So that was the city I had been living in and to be honest, I was really tired of. Also something that people don't talk about often is the amount of police violence, and the militarization of APD. I also witnessed this escalation of abuse and violence from APD over the years. And I was exhausted from that. When I lost my job, I wasn't sad about it. I felt it was a good moment to move on and to reset my life.
I had run away at 18 from this place, where I grew up and now I was returning. And obviously, there's still things here that are visible. I moved back in March of 2020. Again, it's a very conservative area. So there are a lot of people who supported and still support Donald Trump and everything that he represents. The poet Harmony Holiday calls this the myth of white supremacy because we say “white supremacy” but she points out there's this assumption that whiteness is above all else. So instead she has called it the myth of white supremacy which is definitely evident here.
Now that I'm older, and I have a different understanding of globalization and capitalism and all of these different lenses, being home has been really interesting because I'm seeing a different landscape through different eyes. I spend a lot of time reflecting on my youth as well. For example, the cattle industry is a huge part of this area. It’s something I was just so used to and it was just so common growing up but now I'm like, oh my god, this is truly wild. Sometimes at dusk, because of the cattle, there's just so much methane, that everything becomes really obscured and there's just fog. It's fecal matter that's in the air and it causes everything to be in this haze. In my mind now I'm like, oh my god, people are breathing this. There are people that are working in these conditions. Being more aware of that now has been really eye opening to me — like actually seeing these different ways that environmental racism and capitalism affect people here.
You call Texas a “Death-World” in your book, Autobiography of a Semiromantic Anarchist. I can understand why you call it that for the reasons you just described. So my question is, why do you still choose to live in Texas?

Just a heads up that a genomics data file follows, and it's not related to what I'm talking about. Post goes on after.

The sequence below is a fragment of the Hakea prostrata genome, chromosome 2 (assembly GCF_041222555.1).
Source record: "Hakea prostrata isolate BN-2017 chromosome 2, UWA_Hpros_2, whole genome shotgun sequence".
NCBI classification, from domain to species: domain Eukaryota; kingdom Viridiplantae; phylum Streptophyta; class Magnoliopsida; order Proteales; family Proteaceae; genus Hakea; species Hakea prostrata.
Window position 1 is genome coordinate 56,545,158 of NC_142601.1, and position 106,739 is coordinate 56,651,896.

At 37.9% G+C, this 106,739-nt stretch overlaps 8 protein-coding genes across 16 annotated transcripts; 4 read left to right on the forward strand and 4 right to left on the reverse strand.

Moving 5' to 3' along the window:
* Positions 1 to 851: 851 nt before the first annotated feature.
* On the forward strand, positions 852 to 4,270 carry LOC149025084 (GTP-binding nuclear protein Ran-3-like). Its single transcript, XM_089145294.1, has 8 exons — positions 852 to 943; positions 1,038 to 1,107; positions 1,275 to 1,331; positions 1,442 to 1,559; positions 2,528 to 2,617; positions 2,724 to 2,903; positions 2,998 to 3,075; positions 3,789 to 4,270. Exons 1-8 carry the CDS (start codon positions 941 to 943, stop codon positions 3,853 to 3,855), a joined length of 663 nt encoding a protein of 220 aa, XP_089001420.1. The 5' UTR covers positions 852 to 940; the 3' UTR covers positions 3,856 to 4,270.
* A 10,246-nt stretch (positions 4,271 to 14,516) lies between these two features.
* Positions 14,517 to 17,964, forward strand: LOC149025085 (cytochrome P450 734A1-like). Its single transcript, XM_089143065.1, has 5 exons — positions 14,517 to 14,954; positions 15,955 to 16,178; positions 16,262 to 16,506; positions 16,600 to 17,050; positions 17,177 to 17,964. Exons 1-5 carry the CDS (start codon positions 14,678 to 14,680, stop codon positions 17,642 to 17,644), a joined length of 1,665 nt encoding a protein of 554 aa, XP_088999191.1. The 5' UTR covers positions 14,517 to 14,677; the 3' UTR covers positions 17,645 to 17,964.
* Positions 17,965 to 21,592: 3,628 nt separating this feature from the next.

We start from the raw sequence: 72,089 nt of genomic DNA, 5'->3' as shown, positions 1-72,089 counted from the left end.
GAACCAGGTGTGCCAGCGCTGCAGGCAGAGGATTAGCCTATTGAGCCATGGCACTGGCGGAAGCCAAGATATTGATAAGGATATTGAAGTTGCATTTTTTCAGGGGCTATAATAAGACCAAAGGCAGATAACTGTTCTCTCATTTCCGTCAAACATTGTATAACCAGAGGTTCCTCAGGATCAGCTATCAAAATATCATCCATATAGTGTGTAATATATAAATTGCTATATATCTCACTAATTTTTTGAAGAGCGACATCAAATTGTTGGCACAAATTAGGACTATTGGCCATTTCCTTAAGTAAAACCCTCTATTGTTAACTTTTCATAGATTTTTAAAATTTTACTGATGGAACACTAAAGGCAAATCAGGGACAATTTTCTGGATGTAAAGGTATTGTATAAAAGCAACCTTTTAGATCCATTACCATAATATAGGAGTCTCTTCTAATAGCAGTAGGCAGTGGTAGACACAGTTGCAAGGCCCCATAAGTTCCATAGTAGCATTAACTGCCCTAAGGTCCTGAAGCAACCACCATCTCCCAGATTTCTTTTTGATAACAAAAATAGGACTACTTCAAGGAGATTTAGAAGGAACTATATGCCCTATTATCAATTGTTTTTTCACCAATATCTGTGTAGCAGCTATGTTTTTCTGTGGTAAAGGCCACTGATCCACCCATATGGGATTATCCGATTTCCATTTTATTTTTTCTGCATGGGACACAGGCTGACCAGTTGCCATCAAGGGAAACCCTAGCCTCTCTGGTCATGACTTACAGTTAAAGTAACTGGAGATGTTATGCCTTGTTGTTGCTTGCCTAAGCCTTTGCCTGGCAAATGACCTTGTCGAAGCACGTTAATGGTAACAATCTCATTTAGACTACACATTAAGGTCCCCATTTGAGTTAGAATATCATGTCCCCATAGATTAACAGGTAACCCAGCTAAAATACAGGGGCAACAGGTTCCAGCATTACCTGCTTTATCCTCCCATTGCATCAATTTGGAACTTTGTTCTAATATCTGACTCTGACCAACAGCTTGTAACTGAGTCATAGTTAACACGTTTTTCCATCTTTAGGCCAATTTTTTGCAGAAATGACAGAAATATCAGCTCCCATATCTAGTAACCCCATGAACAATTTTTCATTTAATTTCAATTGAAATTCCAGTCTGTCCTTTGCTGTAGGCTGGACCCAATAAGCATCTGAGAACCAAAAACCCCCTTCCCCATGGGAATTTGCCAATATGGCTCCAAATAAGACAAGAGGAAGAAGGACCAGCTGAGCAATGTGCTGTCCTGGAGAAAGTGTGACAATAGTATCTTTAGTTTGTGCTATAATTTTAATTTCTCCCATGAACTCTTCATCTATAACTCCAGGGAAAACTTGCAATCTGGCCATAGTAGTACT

I was born here. I was raised here. And even as I've grown, physically, emotionally, spiritually, politically, through the years I came to recognize a lot of faults in this place that I call home. It's really challenged the idea of what home is for me, and especially also as a queer person. There have been times when I've been estranged from my blood family, and I've had to build community with others. I had a more complicated relationship to Texas, especially because it is so conservative and it really relies on its own mythology that comes from colonization and stealing land from the indigenous nations that have been the stewards of this land for thousands of years. So my relationship to this place has changed a lot over the years.
But also one reason that I am committed to this place is because I want it to be better. I want it to change. I still believe in a future that is not rooted in colonization, that is not rooted in capitalism, that is not rooted in anti-blackness. I firmly believe that leaving is not going to change the present. I could have gone to New York, I could have gone to LA, to Chicago, to any one of the other major metropolises in the country to be a writer. But I think that it's important for me to be here and committed to changing the conversations and changing what this place could be and I think that's one of the reasons that I continue to stay here.